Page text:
The following Private Client guidance note provides comprehensive and up to date legal information covering:
Charities want to borrow funds for many purposes, even if just to assist in cash flow situations or, perhaps, for investment purposes. However, apart from the potential difficulties in finding a lender willing to advance to a charity, a stumbling block could be a lack of power to borrow. This is unlikely in modern charity documentation but may be an issue with older charities. The position may also require a different approach for incorporated and unincorporated charities.
Generally, the power to borrow will be found:
in the governing document
in the Trusts of Land and Appointment of Trustees Act 1996 (TLATA 1996)
in the Trustee Act 2000 (TrA 2000)
It would be strange if a modern governing document did not include a power to borrow. Those model documents supplied by the Charity Commission all include the necessary power.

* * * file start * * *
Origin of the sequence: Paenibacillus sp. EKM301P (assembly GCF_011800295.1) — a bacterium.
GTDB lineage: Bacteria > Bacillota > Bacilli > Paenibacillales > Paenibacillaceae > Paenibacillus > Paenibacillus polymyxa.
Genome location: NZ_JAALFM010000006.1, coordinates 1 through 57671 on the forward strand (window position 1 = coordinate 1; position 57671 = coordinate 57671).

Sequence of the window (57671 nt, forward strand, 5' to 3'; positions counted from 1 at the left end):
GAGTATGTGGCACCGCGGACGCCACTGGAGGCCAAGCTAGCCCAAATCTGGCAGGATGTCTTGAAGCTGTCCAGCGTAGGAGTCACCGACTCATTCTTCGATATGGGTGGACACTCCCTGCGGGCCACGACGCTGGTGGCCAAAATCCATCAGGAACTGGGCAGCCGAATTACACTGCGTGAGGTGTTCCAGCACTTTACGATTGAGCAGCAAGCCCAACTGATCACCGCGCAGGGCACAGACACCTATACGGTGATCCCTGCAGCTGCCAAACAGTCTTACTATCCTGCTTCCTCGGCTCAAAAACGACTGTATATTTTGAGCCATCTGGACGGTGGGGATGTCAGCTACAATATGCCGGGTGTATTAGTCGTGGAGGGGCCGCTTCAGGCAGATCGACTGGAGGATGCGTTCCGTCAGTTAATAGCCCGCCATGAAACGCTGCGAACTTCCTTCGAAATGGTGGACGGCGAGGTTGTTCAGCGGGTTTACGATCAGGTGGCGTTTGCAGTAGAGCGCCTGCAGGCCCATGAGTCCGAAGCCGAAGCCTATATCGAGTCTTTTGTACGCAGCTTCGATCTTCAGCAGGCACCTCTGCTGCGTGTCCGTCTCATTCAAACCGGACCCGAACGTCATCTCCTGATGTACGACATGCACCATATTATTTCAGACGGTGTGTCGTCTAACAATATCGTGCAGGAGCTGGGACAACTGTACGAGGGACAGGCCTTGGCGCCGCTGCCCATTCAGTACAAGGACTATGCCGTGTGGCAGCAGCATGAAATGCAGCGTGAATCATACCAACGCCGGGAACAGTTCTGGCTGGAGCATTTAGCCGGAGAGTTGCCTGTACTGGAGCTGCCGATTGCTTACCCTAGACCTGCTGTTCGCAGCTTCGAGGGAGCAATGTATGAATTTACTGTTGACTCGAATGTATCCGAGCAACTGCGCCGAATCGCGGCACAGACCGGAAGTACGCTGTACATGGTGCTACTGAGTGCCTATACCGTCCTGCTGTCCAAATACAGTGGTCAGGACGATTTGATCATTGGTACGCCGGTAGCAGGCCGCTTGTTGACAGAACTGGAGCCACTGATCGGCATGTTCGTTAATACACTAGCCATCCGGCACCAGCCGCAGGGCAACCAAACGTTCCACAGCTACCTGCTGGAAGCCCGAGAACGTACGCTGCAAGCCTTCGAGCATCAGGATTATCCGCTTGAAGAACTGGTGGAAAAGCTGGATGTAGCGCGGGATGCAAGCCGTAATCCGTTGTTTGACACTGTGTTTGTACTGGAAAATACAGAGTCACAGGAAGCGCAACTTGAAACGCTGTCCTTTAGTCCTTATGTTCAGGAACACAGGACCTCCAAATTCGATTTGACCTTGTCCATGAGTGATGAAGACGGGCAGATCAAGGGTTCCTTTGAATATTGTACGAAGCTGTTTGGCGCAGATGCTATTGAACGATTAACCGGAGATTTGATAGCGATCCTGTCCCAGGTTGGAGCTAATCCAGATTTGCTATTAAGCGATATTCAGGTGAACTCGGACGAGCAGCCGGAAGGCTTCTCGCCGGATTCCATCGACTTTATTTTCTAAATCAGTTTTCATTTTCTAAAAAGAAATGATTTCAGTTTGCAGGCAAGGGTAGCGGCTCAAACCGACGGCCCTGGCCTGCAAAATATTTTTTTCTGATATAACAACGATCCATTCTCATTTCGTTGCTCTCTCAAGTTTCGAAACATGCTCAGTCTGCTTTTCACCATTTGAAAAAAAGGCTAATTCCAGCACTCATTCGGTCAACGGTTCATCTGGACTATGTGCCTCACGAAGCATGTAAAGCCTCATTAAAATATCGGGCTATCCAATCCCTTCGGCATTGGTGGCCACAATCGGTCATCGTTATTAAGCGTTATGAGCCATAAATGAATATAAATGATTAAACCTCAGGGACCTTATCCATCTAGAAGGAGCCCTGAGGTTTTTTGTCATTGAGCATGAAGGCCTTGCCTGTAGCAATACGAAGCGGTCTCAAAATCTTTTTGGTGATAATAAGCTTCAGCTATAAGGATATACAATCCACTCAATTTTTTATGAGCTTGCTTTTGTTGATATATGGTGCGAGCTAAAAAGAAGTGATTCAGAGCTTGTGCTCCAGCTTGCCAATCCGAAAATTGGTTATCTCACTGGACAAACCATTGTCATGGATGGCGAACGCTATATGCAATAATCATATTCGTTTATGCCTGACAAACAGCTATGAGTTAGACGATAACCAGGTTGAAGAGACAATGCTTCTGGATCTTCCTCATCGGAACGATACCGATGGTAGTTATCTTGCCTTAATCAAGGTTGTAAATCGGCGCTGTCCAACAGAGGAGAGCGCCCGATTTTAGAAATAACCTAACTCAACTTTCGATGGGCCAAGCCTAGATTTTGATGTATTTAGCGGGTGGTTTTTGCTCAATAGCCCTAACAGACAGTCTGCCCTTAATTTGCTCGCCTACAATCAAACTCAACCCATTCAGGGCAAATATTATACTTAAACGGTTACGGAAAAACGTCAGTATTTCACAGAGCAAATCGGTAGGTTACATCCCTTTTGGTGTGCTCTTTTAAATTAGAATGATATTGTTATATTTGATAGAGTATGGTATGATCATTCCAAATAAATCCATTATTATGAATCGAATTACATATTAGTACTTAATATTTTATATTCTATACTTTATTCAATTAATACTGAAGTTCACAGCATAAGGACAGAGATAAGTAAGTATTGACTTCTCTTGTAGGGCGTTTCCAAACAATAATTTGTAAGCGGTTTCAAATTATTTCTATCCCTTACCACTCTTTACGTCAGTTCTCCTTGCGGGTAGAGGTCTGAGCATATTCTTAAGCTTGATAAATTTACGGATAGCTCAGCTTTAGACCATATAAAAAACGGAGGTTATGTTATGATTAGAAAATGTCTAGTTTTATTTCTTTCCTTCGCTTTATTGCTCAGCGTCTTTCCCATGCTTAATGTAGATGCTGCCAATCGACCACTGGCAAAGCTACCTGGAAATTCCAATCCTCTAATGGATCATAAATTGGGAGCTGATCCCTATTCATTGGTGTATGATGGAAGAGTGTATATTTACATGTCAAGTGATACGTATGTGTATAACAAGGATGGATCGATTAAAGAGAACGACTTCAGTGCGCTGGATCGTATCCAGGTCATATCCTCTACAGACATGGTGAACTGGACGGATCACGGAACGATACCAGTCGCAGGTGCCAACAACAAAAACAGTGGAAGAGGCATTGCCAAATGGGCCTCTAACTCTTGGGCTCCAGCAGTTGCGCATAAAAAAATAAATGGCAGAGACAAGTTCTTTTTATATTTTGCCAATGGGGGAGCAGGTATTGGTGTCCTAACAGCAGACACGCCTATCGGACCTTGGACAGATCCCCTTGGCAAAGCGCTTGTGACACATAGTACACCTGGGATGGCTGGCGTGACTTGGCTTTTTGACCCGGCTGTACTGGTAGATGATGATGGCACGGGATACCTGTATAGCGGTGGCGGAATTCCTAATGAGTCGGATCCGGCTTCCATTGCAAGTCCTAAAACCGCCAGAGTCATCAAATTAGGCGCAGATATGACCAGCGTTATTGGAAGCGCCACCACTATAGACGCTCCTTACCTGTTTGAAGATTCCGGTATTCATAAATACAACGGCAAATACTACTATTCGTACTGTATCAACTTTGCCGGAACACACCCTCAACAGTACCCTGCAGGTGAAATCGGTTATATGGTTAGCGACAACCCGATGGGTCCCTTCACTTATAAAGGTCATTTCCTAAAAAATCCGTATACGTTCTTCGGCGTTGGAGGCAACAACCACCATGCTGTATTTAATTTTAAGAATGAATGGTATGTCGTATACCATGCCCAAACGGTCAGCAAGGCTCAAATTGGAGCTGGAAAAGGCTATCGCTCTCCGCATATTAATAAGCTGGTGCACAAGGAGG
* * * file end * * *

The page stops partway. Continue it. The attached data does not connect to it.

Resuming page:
Where the governing document fails to assist, the charity will have to, firstly, rely on the statutory provisions. Prior to 1 January 1997, trustees could rely on the provisions of sections 29 (power to borrow) and 71 (power of a tenant for life) of the Settled Land Act 1925 (SLA 1925). This is now only of historical interest to prove that a charity had the absolute power to charge property, as SLA 1925 was replaced by the Trusts
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